1996 was a big year for Biz Markie soundtracks, because here's one more: "I'm Hungry" from the movie Phat Beach.  And what's exciting about this one is that it's not a cover of any old timey non-Hip-Hop song and it's not a collaboration with any non-Hip-Hop artist or anyone.  This one's an original, solo Biz Markie song.  He even produced it himself.  Boom bap beats and a little sample.  The subject matter is exactly what you think it is as he wails, "I'm hunnngry!  Please feed me!  Need something in my belly, 'cause I'm hunnngrryyyyyyyyy!"  Biz's raps are fun and he really sells the anguish in his delivery as begs somebody, anybody, to feed him.  It's not a Greatest Hit, but it's just a good, solid Biz song that would've fit in perfectly on any of his 90s albums.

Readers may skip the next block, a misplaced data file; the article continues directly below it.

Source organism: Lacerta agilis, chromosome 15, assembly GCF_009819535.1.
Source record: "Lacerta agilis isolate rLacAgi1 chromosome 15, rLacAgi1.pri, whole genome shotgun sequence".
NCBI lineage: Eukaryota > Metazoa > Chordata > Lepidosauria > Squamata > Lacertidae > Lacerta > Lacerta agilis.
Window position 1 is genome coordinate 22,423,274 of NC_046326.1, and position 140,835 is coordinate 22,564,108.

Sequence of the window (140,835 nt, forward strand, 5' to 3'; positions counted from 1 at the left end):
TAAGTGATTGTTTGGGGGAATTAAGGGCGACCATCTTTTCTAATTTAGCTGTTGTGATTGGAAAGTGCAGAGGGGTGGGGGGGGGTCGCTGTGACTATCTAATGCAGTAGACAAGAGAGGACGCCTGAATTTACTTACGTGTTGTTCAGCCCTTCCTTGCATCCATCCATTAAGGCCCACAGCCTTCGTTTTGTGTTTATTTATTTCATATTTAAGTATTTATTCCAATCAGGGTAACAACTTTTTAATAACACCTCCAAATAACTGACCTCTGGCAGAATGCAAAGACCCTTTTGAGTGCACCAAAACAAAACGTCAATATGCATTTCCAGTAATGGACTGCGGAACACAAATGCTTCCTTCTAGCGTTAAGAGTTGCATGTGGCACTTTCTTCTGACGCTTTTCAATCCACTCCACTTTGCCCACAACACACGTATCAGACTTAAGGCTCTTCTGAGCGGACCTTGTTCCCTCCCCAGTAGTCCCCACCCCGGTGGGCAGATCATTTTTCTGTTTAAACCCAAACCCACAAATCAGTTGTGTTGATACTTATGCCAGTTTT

Our next noteworthy soundtrack appearance was in 1999, another collab, this time with Canibus; and another remake of a classic non-Hip-Hop song, this time the 1970's country anthem "Take This Job and Shove It" by Johnny Paycheck.  This version's titled "Shove This Jay-Oh-Bee" and it's on the Office Space soundtrack, produced by Salaam Remi.  You can predict the formula for this one: Canibus raps original lyrics and Biz hams up the original country lyrics for the hook.  But the production is kinda funky and catchy (including a creepy vocal sample from the film itself) with no instrumental hints of its country western origins.  And here's the thing about Canibus; I know he's considered to have fallen off and all, but he can do certain kind of records really well: fast-flowing, hard hitting, high-concept, syllable-packed battle raps.  Listen to "Beasts From the East" - his shit still holds up!  He just got into trouble when he tried to branch out into... just about anything else, from "Stan Lives" soliloquies directed at Eminem to all that Fugees folk music stuff.  But this song surprisingly works!  The rhythm works with his staccato flow and his verses are actually a rather smart and relatable take-down of life under capitalism, "about an hour from now, you should be at your place of employment, which is annoyin' because it's so borin'.  Your co-workers keep talkin' too loud for you to ignore them; it effects your occupational performance.  You wonder why your workload is so enormous?  Because your boss just laid off three fourths of your whole office."  I only wish Biz had a verse and wasn't just relegated to hook man.